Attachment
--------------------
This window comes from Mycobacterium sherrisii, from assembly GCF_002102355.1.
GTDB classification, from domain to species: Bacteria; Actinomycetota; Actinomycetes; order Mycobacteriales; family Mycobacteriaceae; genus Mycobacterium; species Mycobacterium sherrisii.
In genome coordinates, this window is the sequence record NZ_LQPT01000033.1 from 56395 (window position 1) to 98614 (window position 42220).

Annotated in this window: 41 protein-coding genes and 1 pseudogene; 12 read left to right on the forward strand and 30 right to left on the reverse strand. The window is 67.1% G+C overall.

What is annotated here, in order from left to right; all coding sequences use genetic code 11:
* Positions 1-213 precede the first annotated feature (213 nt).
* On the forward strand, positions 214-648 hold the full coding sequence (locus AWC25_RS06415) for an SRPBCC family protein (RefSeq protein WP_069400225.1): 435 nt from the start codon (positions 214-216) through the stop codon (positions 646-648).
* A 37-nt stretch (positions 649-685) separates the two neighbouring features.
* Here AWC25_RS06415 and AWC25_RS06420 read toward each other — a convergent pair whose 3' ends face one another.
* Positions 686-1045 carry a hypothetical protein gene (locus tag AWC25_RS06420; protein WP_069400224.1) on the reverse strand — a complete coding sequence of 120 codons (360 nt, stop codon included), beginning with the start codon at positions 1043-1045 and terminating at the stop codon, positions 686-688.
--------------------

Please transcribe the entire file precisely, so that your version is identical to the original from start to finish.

This window comes from Mycobacterium sherrisii, from assembly GCF_002102355.1.
GTDB classification, from domain to species: Bacteria; Actinomycetota; Actinomycetes; order Mycobacteriales; family Mycobacteriaceae; genus Mycobacterium; species Mycobacterium sherrisii.
In genome coordinates, this window is the sequence record NZ_LQPT01000033.1 from 56395 (window position 1) to 98614 (window position 42220).

Annotated in this window: 41 protein-coding genes and 1 pseudogene; 12 read left to right on the forward strand and 30 right to left on the reverse strand. The window is 67.1% G+C overall.

What is annotated here, in order from left to right; all coding sequences use genetic code 11:
* Positions 1-213 precede the first annotated feature (213 nt).
* On the forward strand, positions 214-648 hold the full coding sequence (locus AWC25_RS06415) for an SRPBCC family protein (RefSeq protein WP_069400225.1): 435 nt from the start codon (positions 214-216) through the stop codon (positions 646-648).
* A 37-nt stretch (positions 649-685) separates the two neighbouring features.
* Here AWC25_RS06415 and AWC25_RS06420 read toward each other — a convergent pair whose 3' ends face one another.
* Positions 686-1045 carry a hypothetical protein gene (locus tag AWC25_RS06420; protein WP_069400224.1) on the reverse strand — a complete coding sequence of 120 codons (360 nt, stop codon included), beginning with the start codon at positions 1043-1045 and terminating at the stop codon, positions 686-688.